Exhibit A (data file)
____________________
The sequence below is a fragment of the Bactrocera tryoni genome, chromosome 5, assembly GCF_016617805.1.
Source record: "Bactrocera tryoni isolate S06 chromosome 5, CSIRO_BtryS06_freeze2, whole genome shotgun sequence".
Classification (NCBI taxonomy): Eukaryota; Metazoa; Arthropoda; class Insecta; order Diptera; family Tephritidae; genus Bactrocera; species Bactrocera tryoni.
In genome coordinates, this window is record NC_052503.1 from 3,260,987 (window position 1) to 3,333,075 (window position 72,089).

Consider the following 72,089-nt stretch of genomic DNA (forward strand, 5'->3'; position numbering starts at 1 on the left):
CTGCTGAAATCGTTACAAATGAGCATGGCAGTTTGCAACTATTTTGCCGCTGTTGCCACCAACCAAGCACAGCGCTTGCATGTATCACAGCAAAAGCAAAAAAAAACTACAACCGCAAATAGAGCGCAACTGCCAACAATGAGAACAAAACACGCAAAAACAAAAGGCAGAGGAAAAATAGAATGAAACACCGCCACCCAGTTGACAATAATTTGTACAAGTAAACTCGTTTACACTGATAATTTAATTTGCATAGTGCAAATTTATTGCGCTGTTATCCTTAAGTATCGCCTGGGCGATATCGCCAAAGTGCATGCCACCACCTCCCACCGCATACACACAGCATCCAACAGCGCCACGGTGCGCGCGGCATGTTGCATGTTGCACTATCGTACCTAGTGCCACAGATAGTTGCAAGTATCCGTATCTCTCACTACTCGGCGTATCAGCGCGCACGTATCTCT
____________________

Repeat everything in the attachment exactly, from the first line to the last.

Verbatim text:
The sequence below is a fragment of the Bactrocera tryoni genome, chromosome 5, assembly GCF_016617805.1.
Source record: "Bactrocera tryoni isolate S06 chromosome 5, CSIRO_BtryS06_freeze2, whole genome shotgun sequence".
Classification (NCBI taxonomy): Eukaryota; Metazoa; Arthropoda; class Insecta; order Diptera; family Tephritidae; genus Bactrocera; species Bactrocera tryoni.
In genome coordinates, this window is record NC_052503.1 from 3,260,987 (window position 1) to 3,333,075 (window position 72,089).

Consider the following 72,089-nt stretch of genomic DNA (forward strand, 5'->3'; position numbering starts at 1 on the left):
CTGCTGAAATCGTTACAAATGAGCATGGCAGTTTGCAACTATTTTGCCGCTGTTGCCACCAACCAAGCACAGCGCTTGCATGTATCACAGCAAAAGCAAAAAAAAACTACAACCGCAAATAGAGCGCAACTGCCAACAATGAGAACAAAACACGCAAAAACAAAAGGCAGAGGAAAAATAGAATGAAACACCGCCACCCAGTTGACAATAATTTGTACAAGTAAACTCGTTTACACTGATAATTTAATTTGCATAGTGCAAATTTATTGCGCTGTTATCCTTAAGTATCGCCTGGGCGATATCGCCAAAGTGCATGCCACCACCTCCCACCGCATACACACAGCATCCAACAGCGCCACGGTGCGCGCGGCATGTTGCATGTTGCACTATCGTACCTAGTGCCACAGATAGTTGCAAGTATCCGTATCTCTCACTACTCGGCGTATCAGCGCGCACGTATCTCT